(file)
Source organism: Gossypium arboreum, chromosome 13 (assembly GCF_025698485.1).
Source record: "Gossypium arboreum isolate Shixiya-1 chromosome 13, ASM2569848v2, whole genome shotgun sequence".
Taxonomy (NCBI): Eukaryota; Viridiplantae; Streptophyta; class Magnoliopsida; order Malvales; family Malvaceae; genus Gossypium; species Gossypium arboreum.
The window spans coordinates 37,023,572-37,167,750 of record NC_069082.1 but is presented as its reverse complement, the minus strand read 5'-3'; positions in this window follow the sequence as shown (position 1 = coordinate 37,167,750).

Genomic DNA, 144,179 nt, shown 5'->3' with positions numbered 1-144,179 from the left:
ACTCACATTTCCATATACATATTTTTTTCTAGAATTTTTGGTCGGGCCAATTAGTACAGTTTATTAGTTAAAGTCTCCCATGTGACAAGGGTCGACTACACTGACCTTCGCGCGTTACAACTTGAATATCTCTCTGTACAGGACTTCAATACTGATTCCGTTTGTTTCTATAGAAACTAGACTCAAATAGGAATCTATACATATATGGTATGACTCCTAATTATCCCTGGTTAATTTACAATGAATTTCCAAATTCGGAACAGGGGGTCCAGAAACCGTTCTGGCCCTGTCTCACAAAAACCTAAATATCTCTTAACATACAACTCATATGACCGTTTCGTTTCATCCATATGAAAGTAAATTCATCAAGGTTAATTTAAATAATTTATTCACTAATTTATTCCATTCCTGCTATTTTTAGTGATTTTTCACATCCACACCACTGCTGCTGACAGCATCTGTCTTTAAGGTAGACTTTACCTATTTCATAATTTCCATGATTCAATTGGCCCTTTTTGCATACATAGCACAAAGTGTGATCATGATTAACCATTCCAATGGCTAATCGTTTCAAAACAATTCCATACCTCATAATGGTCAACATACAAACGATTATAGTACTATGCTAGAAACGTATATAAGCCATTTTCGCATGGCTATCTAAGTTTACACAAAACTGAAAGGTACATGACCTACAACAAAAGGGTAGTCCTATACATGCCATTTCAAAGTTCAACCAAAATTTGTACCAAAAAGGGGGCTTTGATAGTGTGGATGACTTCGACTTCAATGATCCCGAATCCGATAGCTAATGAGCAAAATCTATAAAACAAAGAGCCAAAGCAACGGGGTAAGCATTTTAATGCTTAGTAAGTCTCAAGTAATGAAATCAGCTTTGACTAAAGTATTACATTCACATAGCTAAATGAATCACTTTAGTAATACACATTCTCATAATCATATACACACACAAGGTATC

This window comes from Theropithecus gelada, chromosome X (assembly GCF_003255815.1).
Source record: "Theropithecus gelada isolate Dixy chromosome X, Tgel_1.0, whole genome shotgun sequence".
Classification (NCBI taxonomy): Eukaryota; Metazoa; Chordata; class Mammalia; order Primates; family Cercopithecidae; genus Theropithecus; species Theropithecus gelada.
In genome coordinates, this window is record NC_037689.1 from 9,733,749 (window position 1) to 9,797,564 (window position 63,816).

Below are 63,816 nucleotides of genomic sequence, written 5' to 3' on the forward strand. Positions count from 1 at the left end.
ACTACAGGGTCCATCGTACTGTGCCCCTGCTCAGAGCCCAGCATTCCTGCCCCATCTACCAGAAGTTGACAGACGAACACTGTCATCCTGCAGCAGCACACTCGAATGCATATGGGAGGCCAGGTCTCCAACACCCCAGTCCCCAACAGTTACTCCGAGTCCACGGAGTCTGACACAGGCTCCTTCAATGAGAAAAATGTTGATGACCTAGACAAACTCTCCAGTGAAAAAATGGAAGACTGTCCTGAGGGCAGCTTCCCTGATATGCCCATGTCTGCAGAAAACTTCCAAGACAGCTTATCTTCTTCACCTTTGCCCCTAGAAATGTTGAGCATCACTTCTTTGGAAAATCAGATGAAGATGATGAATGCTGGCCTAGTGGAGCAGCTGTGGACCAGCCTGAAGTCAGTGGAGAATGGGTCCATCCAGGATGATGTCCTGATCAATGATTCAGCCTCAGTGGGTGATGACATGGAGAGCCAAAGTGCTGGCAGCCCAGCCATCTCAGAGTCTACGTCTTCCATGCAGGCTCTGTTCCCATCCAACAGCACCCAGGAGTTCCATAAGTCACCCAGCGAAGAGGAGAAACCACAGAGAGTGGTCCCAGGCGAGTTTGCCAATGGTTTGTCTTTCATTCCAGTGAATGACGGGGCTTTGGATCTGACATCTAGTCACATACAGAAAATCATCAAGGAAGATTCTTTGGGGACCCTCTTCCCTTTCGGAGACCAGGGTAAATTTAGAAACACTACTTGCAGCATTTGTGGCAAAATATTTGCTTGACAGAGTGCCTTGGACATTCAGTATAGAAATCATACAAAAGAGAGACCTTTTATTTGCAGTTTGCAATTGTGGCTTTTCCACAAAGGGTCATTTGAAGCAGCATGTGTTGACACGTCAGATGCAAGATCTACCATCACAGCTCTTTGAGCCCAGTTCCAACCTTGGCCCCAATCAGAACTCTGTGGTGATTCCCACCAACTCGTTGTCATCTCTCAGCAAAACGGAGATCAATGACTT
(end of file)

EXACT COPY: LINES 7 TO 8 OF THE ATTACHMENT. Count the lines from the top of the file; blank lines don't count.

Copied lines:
This window comes from Theropithecus gelada, chromosome X (assembly GCF_003255815.1).
Source record: "Theropithecus gelada isolate Dixy chromosome X, Tgel_1.0, whole genome shotgun sequence".